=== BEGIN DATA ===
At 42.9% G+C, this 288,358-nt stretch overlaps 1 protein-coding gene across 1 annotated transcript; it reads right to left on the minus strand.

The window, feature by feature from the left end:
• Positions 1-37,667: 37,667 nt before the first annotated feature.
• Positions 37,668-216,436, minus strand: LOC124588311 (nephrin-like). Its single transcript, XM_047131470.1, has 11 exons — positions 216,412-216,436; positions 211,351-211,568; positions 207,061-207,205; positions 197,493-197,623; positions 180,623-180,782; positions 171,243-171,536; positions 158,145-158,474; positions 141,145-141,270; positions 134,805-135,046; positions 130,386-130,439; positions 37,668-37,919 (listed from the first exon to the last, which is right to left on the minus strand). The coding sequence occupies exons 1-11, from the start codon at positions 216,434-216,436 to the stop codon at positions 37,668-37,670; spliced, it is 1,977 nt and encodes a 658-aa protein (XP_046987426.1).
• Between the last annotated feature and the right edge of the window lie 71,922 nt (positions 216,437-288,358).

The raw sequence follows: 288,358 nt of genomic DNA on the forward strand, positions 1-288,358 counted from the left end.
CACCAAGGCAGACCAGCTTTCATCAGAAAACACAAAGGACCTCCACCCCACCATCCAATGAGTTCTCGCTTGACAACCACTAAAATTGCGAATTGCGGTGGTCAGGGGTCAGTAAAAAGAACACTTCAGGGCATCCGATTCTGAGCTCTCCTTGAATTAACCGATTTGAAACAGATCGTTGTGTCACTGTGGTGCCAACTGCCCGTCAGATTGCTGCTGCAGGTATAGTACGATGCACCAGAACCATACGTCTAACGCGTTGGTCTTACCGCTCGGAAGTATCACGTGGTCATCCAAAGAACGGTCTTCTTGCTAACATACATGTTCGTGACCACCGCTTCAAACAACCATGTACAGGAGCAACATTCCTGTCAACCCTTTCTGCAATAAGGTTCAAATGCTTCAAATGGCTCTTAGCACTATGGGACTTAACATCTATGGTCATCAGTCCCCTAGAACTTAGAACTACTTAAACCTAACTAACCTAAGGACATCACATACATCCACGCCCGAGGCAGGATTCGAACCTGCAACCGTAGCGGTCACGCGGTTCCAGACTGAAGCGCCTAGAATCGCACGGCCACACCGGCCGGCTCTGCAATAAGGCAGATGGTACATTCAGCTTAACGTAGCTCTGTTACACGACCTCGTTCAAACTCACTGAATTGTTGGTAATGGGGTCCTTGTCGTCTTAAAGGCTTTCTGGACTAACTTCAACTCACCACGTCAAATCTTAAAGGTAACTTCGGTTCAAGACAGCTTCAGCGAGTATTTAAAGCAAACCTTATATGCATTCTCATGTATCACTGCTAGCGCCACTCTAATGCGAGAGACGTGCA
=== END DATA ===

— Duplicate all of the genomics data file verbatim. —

At 42.9% G+C, this 288,358-nt stretch overlaps 1 protein-coding gene across 1 annotated transcript; it reads right to left on the minus strand.

The window, feature by feature from the left end:
• Positions 1-37,667: 37,667 nt before the first annotated feature.
• Positions 37,668-216,436, minus strand: LOC124588311 (nephrin-like). Its single transcript, XM_047131470.1, has 11 exons — positions 216,412-216,436; positions 211,351-211,568; positions 207,061-207,205; positions 197,493-197,623; positions 180,623-180,782; positions 171,243-171,536; positions 158,145-158,474; positions 141,145-141,270; positions 134,805-135,046; positions 130,386-130,439; positions 37,668-37,919 (listed from the first exon to the last, which is right to left on the minus strand). The coding sequence occupies exons 1-11, from the start codon at positions 216,434-216,436 to the stop codon at positions 37,668-37,670; spliced, it is 1,977 nt and encodes a 658-aa protein (XP_046987426.1).
• Between the last annotated feature and the right edge of the window lie 71,922 nt (positions 216,437-288,358).

The raw sequence follows: 288,358 nt of genomic DNA on the forward strand, positions 1-288,358 counted from the left end.
CACCAAGGCAGACCAGCTTTCATCAGAAAACACAAAGGACCTCCACCCCACCATCCAATGAGTTCTCGCTTGACAACCACTAAAATTGCGAATTGCGGTGGTCAGGGGTCAGTAAAAAGAACACTTCAGGGCATCCGATTCTGAGCTCTCCTTGAATTAACCGATTTGAAACAGATCGTTGTGTCACTGTGGTGCCAACTGCCCGTCAGATTGCTGCTGCAGGTATAGTACGATGCACCAGAACCATACGTCTAACGCGTTGGTCTTACCGCTCGGAAGTATCACGTGGTCATCCAAAGAACGGTCTTCTTGCTAACATACATGTTCGTGACCACCGCTTCAAACAACCATGTACAGGAGCAACATTCCTGTCAACCCTTTCTGCAATAAGGTTCAAATGCTTCAAATGGCTCTTAGCACTATGGGACTTAACATCTATGGTCATCAGTCCCCTAGAACTTAGAACTACTTAAACCTAACTAACCTAAGGACATCACATACATCCACGCCCGAGGCAGGATTCGAACCTGCAACCGTAGCGGTCACGCGGTTCCAGACTGAAGCGCCTAGAATCGCACGGCCACACCGGCCGGCTCTGCAATAAGGCAGATGGTACATTCAGCTTAACGTAGCTCTGTTACACGACCTCGTTCAAACTCACTGAATTGTTGGTAATGGGGTCCTTGTCGTCTTAAAGGCTTTCTGGACTAACTTCAACTCACCACGTCAAATCTTAAAGGTAACTTCGGTTCAAGACAGCTTCAGCGAGTATTTAAAGCAAACCTTATATGCATTCTCATGTATCACTGCTAGCGCCACTCTAATGCGAGAGACGTGCA